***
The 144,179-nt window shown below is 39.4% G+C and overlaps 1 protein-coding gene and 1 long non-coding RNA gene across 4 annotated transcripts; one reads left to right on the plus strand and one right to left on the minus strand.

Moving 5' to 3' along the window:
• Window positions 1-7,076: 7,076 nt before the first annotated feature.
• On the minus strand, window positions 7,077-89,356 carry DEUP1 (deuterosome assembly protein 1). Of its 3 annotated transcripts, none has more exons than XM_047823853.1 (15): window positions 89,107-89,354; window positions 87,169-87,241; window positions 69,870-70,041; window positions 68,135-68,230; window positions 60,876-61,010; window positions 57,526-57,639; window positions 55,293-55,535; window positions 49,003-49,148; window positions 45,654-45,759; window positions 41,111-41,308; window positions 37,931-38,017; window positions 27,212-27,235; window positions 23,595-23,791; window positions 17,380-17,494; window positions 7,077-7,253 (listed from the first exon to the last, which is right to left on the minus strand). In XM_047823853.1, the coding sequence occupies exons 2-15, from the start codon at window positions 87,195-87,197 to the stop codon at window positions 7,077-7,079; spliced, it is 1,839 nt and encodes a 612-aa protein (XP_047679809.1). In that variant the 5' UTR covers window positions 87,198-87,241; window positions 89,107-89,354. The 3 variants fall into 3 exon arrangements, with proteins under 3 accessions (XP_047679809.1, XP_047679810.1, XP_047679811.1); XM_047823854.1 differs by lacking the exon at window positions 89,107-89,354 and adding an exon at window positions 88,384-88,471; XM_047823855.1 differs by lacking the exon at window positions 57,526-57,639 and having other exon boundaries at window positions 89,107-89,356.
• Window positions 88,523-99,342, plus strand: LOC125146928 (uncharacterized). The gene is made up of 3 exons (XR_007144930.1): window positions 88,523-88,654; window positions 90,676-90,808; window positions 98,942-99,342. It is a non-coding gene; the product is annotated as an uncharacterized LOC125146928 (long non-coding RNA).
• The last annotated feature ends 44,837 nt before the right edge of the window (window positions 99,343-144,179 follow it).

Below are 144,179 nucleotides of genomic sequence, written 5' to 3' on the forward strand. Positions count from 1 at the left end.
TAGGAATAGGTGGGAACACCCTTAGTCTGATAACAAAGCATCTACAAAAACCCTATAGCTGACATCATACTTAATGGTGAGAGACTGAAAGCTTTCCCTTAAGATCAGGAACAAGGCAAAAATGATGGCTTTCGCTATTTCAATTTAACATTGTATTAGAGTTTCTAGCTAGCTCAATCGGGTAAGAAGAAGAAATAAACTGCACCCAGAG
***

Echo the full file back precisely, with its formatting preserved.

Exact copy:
The 144,179-nt window shown below is 39.4% G+C and overlaps 1 protein-coding gene and 1 long non-coding RNA gene across 4 annotated transcripts; one reads left to right on the plus strand and one right to left on the minus strand.

Moving 5' to 3' along the window:
• Window positions 1-7,076: 7,076 nt before the first annotated feature.
• On the minus strand, window positions 7,077-89,356 carry DEUP1 (deuterosome assembly protein 1). Of its 3 annotated transcripts, none has more exons than XM_047823853.1 (15): window positions 89,107-89,354; window positions 87,169-87,241; window positions 69,870-70,041; window positions 68,135-68,230; window positions 60,876-61,010; window positions 57,526-57,639; window positions 55,293-55,535; window positions 49,003-49,148; window positions 45,654-45,759; window positions 41,111-41,308; window positions 37,931-38,017; window positions 27,212-27,235; window positions 23,595-23,791; window positions 17,380-17,494; window positions 7,077-7,253 (listed from the first exon to the last, which is right to left on the minus strand). In XM_047823853.1, the coding sequence occupies exons 2-15, from the start codon at window positions 87,195-87,197 to the stop codon at window positions 7,077-7,079; spliced, it is 1,839 nt and encodes a 612-aa protein (XP_047679809.1). In that variant the 5' UTR covers window positions 87,198-87,241; window positions 89,107-89,354. The 3 variants fall into 3 exon arrangements, with proteins under 3 accessions (XP_047679809.1, XP_047679810.1, XP_047679811.1); XM_047823854.1 differs by lacking the exon at window positions 89,107-89,354 and adding an exon at window positions 88,384-88,471; XM_047823855.1 differs by lacking the exon at window positions 57,526-57,639 and having other exon boundaries at window positions 89,107-89,356.
• Window positions 88,523-99,342, plus strand: LOC125146928 (uncharacterized). The gene is made up of 3 exons (XR_007144930.1): window positions 88,523-88,654; window positions 90,676-90,808; window positions 98,942-99,342. It is a non-coding gene; the product is annotated as an uncharacterized LOC125146928 (long non-coding RNA).
• The last annotated feature ends 44,837 nt before the right edge of the window (window positions 99,343-144,179 follow it).

Below are 144,179 nucleotides of genomic sequence, written 5' to 3' on the forward strand. Positions count from 1 at the left end.
TAGGAATAGGTGGGAACACCCTTAGTCTGATAACAAAGCATCTACAAAAACCCTATAGCTGACATCATACTTAATGGTGAGAGACTGAAAGCTTTCCCTTAAGATCAGGAACAAGGCAAAAATGATGGCTTTCGCTATTTCAATTTAACATTGTATTAGAGTTTCTAGCTAGCTCAATCGGGTAAGAAGAAGAAATAAACTGCACCCAGAG